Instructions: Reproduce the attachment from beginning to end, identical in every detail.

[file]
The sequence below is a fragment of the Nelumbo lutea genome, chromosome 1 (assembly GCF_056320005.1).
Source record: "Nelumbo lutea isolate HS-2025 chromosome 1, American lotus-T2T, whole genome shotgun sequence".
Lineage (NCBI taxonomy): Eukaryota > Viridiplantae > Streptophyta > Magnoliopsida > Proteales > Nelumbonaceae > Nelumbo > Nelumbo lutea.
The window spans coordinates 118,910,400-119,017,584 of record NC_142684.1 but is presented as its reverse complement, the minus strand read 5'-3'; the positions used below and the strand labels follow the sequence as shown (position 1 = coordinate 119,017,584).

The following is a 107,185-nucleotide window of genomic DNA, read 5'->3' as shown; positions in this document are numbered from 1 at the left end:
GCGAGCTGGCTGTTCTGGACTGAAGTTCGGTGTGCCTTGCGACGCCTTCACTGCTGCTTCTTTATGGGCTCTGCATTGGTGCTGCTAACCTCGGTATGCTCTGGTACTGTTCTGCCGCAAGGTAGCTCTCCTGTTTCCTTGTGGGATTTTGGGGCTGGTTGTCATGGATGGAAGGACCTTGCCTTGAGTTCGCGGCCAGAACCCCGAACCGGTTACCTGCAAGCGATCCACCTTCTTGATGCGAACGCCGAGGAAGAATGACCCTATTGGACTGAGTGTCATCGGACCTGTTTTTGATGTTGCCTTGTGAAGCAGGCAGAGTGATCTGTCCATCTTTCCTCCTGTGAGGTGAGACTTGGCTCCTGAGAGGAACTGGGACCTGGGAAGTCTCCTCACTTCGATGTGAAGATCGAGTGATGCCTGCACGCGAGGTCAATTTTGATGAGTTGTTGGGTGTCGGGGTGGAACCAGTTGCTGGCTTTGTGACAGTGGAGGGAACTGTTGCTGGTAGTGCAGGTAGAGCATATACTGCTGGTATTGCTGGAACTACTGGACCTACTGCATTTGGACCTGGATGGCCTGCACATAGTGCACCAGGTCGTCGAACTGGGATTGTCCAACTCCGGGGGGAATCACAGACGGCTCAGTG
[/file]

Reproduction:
The sequence below is a fragment of the Nelumbo lutea genome, chromosome 1 (assembly GCF_056320005.1).
Source record: "Nelumbo lutea isolate HS-2025 chromosome 1, American lotus-T2T, whole genome shotgun sequence".
Lineage (NCBI taxonomy): Eukaryota > Viridiplantae > Streptophyta > Magnoliopsida > Proteales > Nelumbonaceae > Nelumbo > Nelumbo lutea.
The window spans coordinates 118,910,400-119,017,584 of record NC_142684.1 but is presented as its reverse complement, the minus strand read 5'-3'; the positions used below and the strand labels follow the sequence as shown (position 1 = coordinate 119,017,584).

The following is a 107,185-nucleotide window of genomic DNA, read 5'->3' as shown; positions in this document are numbered from 1 at the left end:
GCGAGCTGGCTGTTCTGGACTGAAGTTCGGTGTGCCTTGCGACGCCTTCACTGCTGCTTCTTTATGGGCTCTGCATTGGTGCTGCTAACCTCGGTATGCTCTGGTACTGTTCTGCCGCAAGGTAGCTCTCCTGTTTCCTTGTGGGATTTTGGGGCTGGTTGTCATGGATGGAAGGACCTTGCCTTGAGTTCGCGGCCAGAACCCCGAACCGGTTACCTGCAAGCGATCCACCTTCTTGATGCGAACGCCGAGGAAGAATGACCCTATTGGACTGAGTGTCATCGGACCTGTTTTTGATGTTGCCTTGTGAAGCAGGCAGAGTGATCTGTCCATCTTTCCTCCTGTGAGGTGAGACTTGGCTCCTGAGAGGAACTGGGACCTGGGAAGTCTCCTCACTTCGATGTGAAGATCGAGTGATGCCTGCACGCGAGGTCAATTTTGATGAGTTGTTGGGTGTCGGGGTGGAACCAGTTGCTGGCTTTGTGACAGTGGAGGGAACTGTTGCTGGTAGTGCAGGTAGAGCATATACTGCTGGTATTGCTGGAACTACTGGACCTACTGCATTTGGACCTGGATGGCCTGCACATAGTGCACCAGGTCGTCGAACTGGGATTGTCCAACTCCGGGGGGAATCACAGACGGCTCAGTG